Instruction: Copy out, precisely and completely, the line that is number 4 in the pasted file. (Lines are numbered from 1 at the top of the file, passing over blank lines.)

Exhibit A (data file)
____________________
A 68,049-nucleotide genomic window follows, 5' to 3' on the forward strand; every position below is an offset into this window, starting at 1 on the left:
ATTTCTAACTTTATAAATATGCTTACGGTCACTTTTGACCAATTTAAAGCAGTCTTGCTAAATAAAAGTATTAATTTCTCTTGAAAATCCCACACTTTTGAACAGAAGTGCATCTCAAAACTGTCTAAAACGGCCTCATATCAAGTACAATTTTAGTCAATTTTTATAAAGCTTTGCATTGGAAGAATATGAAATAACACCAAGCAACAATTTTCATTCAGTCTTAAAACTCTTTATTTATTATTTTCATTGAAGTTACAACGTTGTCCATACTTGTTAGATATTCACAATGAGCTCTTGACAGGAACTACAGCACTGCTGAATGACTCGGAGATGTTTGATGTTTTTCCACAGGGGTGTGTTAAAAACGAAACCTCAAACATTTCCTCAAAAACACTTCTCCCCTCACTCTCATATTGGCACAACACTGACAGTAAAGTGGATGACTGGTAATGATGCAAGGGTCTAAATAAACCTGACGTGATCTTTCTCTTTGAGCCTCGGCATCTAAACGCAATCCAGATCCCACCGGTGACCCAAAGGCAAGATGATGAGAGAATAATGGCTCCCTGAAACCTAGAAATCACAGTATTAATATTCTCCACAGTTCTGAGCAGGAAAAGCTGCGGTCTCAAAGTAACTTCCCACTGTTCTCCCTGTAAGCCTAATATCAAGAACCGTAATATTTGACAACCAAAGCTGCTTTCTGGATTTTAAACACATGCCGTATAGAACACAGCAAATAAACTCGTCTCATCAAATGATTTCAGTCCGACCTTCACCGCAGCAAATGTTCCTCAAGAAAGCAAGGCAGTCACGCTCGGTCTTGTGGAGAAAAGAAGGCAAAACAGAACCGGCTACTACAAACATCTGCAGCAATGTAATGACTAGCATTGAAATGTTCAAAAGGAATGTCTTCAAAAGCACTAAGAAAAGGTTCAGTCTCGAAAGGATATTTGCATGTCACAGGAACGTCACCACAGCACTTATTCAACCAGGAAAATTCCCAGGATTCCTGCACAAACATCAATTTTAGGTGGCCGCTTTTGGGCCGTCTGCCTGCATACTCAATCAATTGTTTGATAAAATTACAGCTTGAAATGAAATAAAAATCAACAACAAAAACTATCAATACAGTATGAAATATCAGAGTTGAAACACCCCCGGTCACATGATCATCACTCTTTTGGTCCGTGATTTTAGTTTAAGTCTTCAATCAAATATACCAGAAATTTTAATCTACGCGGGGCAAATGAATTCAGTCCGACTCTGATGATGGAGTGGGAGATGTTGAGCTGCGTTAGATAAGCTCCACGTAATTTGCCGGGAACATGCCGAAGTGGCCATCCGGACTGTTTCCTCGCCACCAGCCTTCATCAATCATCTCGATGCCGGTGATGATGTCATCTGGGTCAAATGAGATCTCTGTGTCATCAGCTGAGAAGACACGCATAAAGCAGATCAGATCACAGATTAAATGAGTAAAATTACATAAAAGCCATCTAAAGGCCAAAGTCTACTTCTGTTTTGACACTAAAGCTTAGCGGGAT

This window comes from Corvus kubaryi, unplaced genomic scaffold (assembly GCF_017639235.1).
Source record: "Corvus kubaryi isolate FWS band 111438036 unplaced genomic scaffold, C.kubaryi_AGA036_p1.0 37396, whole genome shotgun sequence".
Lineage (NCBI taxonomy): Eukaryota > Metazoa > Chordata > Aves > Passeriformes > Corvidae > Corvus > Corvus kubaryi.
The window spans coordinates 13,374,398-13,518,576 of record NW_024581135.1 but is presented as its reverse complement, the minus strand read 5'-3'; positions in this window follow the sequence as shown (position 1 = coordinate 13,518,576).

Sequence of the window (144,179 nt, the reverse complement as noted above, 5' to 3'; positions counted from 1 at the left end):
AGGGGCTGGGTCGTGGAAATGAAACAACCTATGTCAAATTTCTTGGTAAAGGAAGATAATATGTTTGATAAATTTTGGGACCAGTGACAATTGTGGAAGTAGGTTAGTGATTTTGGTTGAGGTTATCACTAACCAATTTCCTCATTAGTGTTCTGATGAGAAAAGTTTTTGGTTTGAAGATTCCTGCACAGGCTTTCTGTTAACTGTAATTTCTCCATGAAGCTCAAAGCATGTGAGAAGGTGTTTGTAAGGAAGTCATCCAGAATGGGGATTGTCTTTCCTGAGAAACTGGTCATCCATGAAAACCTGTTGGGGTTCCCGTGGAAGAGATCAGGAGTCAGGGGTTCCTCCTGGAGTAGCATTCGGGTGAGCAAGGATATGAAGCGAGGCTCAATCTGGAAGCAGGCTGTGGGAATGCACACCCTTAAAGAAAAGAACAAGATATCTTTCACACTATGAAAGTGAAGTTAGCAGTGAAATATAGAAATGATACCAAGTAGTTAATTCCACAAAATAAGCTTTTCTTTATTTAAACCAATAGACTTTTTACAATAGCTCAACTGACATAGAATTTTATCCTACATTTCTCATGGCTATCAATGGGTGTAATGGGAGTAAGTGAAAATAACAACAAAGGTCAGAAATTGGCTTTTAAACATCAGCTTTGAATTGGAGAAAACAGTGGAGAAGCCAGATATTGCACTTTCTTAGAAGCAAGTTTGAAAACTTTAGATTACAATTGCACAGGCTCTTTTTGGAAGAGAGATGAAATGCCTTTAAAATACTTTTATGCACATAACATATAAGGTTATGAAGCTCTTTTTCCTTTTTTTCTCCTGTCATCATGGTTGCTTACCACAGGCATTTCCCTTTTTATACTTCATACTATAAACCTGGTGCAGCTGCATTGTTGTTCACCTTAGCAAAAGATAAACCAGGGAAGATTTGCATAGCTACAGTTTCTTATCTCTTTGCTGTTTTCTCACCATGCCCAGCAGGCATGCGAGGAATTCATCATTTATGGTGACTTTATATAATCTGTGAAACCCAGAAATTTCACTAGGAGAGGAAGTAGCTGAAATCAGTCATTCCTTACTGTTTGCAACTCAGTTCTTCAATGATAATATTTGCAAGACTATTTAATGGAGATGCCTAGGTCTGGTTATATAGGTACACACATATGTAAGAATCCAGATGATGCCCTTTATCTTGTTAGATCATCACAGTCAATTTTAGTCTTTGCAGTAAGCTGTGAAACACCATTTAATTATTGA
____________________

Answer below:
Source record: "Corvus kubaryi isolate FWS band 111438036 unplaced genomic scaffold, C.kubaryi_AGA036_p1.0 37396, whole genome shotgun sequence".